• Because of turf and philosophy conflicts, derivatives were left unregulated.  (My view is that anything the goverment guarantees must be regulated.  Other financial institutions can be unregulated, but they can have no ties to the government, or regulated financial entities.
  • The banking regulators failed to fulfill their proper roles regarding loan underwriting, consumer protection and bank leverage.  The Office of Thrift Supervision was particularly egregious in not doing their duty, and also the the SEC who loosened investment bank capital requirements in 2004.
  • Proper risk-based capital became impossible to enforce for Investment banks, because regulators could not understand what was going on; perhaps that is one reason why they gave up.
  • The regulators, relying on the rating agencies, could not account for credit risk in any proper manner, because the products were too new.  Corporate bonds are one thing — ABS is another, and we don’t know the risk properties of any asset class that has not been through a failure cycle.  Regulators should problably not let regulated entities use any financial instrument that has not been through systemic failure to any high degree.
  • Standards fell everywhere as the party went on, and the bad debts built up.  It was a “Devil take the hindmost” situation.  But as the music played, and party went on, more chairs would be removed, leaving a scramble when the music stopped.  Cash, cash, who’s got cash?!
  • In the aftermath, regulation will rise.  Some will be smart, some will be irrelevant, some will be dumb.  But it will rise, simply because the American people demand action from their legislators, who will push oin the Executive and regulators.

A few final notes:

  • Accounting rules and regulatory rules were in my opinion flawed, because they allowed for gain on sale in securitizations, rather than off of release from risk, which means much more capital would need to be held, and profits deferred till deals near their completion.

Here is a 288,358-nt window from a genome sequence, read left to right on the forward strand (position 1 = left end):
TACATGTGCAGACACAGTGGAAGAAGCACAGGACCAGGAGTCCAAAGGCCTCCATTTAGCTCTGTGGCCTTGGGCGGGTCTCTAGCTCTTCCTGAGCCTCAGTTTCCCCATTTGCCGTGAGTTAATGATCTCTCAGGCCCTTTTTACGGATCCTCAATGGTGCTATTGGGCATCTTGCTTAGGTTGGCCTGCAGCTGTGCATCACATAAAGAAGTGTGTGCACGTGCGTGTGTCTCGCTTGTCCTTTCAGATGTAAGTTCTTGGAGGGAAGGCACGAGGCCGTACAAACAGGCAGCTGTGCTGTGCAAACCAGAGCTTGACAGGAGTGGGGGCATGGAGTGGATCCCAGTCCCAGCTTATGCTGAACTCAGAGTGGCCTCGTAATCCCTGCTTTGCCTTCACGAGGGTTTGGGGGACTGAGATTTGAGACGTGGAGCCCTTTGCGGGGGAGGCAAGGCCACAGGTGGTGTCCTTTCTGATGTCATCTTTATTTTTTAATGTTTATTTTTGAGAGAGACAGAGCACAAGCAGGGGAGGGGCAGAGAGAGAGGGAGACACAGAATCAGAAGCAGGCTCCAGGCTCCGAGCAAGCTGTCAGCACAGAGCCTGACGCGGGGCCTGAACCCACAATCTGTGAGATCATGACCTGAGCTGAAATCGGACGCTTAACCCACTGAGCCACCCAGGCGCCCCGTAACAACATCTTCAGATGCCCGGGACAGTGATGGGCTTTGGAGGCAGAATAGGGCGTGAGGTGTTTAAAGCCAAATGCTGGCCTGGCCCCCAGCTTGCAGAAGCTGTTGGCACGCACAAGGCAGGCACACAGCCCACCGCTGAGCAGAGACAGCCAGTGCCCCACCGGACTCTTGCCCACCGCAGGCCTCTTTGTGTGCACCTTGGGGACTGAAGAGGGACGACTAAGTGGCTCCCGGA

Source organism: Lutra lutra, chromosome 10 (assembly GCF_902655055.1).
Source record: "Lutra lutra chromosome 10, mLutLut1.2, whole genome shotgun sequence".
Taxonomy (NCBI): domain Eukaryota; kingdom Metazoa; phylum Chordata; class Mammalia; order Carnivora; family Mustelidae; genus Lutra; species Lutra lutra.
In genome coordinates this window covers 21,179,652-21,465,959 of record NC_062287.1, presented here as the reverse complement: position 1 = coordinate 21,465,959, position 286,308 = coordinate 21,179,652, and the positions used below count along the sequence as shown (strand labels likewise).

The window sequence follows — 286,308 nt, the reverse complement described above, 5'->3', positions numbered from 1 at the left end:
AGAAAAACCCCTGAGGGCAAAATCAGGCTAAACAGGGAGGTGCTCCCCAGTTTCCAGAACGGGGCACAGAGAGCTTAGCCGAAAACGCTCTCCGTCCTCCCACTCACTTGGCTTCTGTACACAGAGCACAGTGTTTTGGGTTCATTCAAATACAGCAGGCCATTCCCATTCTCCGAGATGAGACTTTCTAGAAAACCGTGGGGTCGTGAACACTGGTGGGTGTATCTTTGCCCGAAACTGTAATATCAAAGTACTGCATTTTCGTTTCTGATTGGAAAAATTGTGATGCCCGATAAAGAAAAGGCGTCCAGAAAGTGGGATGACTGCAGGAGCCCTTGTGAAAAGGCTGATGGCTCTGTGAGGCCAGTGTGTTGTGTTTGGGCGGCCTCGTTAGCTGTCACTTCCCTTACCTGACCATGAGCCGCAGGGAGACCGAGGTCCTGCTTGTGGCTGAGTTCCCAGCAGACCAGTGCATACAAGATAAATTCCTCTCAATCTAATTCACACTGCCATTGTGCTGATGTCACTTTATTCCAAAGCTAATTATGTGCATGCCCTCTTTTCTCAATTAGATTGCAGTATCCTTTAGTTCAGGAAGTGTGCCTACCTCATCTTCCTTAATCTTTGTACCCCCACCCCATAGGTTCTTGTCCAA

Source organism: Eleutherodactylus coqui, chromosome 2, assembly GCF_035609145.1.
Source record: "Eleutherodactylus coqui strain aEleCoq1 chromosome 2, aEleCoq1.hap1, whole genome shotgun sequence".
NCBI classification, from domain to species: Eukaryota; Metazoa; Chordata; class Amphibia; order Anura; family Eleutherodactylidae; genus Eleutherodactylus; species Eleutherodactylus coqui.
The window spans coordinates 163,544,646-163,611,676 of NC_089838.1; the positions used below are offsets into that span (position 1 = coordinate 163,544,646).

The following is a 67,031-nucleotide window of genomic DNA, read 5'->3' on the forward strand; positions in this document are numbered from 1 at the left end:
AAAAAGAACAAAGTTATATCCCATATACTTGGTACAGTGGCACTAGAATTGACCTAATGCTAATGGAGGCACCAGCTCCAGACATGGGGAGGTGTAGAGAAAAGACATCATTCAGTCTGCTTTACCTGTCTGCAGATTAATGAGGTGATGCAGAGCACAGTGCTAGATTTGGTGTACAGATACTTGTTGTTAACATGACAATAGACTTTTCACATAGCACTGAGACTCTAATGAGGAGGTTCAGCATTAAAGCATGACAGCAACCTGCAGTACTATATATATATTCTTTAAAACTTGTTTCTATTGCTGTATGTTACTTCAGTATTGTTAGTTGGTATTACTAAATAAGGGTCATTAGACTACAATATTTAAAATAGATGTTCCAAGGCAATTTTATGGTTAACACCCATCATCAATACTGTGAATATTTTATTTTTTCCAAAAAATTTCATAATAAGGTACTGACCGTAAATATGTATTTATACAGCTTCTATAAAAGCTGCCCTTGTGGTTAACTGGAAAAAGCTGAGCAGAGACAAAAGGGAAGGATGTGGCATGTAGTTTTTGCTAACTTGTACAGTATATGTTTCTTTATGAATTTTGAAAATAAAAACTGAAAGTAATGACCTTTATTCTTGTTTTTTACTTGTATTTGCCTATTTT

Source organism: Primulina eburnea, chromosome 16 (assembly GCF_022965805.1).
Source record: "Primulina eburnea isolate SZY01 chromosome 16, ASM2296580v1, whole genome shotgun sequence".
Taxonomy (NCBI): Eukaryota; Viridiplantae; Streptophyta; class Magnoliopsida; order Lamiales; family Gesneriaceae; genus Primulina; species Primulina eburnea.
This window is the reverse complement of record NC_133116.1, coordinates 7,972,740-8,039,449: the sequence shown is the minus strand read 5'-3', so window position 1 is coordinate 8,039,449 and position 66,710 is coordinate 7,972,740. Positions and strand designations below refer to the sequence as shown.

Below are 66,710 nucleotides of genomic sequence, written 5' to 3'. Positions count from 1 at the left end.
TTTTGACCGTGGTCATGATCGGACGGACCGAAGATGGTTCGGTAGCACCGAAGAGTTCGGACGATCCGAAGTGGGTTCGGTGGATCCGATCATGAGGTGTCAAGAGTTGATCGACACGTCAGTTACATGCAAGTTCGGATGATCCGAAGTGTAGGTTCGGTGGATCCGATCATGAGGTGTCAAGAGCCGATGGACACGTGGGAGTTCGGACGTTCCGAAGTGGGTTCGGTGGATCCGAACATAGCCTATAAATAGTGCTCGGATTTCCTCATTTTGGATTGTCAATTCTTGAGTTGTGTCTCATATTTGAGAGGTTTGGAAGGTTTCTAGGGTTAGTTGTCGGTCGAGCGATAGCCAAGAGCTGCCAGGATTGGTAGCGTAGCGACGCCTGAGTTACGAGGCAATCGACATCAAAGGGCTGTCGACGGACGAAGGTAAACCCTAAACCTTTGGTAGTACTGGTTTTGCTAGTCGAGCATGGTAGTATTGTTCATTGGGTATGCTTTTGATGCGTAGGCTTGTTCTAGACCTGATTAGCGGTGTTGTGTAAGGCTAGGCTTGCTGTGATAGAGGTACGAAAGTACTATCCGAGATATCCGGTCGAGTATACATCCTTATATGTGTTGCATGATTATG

• This could never happened as badly without the misapplication of monetary policy.  Greenspan enver let the recessions do their work and clear away bad debts.
  • Also, the neomercantilistic nations facilitated the US taking on all this debt as they overbuilt their export industries, and bought our debt in exchange.
  • The investment banks relied too heavily on risk models that assumed continuous markets.  Oddly, their poorer cousin, the life insurers don’t rely on that to the same degree (Leaving aside various option-like products… and no, the regulators don’t know what is going on there in my opinion.)
  • The insurance parts of AIG are seemingly fine; what did the company in was their unregulated entities, and an overleveraged holding company, aided by a management that pushed for returns and accounting results that could not be safely achieved.
  • The GSEs were a part of the crisis, but they weren’t the core of the crisis — conservative ideologues pushing that theory aren’t right.  But the liberals (including Bush Jr) pushing the view that there was no need for reform were wrong too.  We did not need to push housing so hard on people that were ill-equipped to survive a small- much less a moderate-to-large downturn.
  • With the GSEs, it is difficult to please too many masters: Congress, regulators, stockholders, the executive — all of which had different agendas, and all of which enoyed the ease that a boom in real estate prices provided.  Now that the leverage is coming down, the fights are there, but with new venom — arguing over scarcity is usually less pleasant than arguing over plenty.
  • As in my blame game series — there is a lot of blame to go around here, and personally, it would be good if there were a little bit more humility and willingness to say “Yes, I have a bit of blame here too.”  And here is part of my blame-taking: I should have warned louder, and made it clearer to people reading me that my stock investing is required because of the business that I was building.  I played at the edge of the crisis in my investing, and anyone investing alongside me got whacked with me.  For that, I apologize.  It is what I hate most about investment writing — people losing because they listened to me.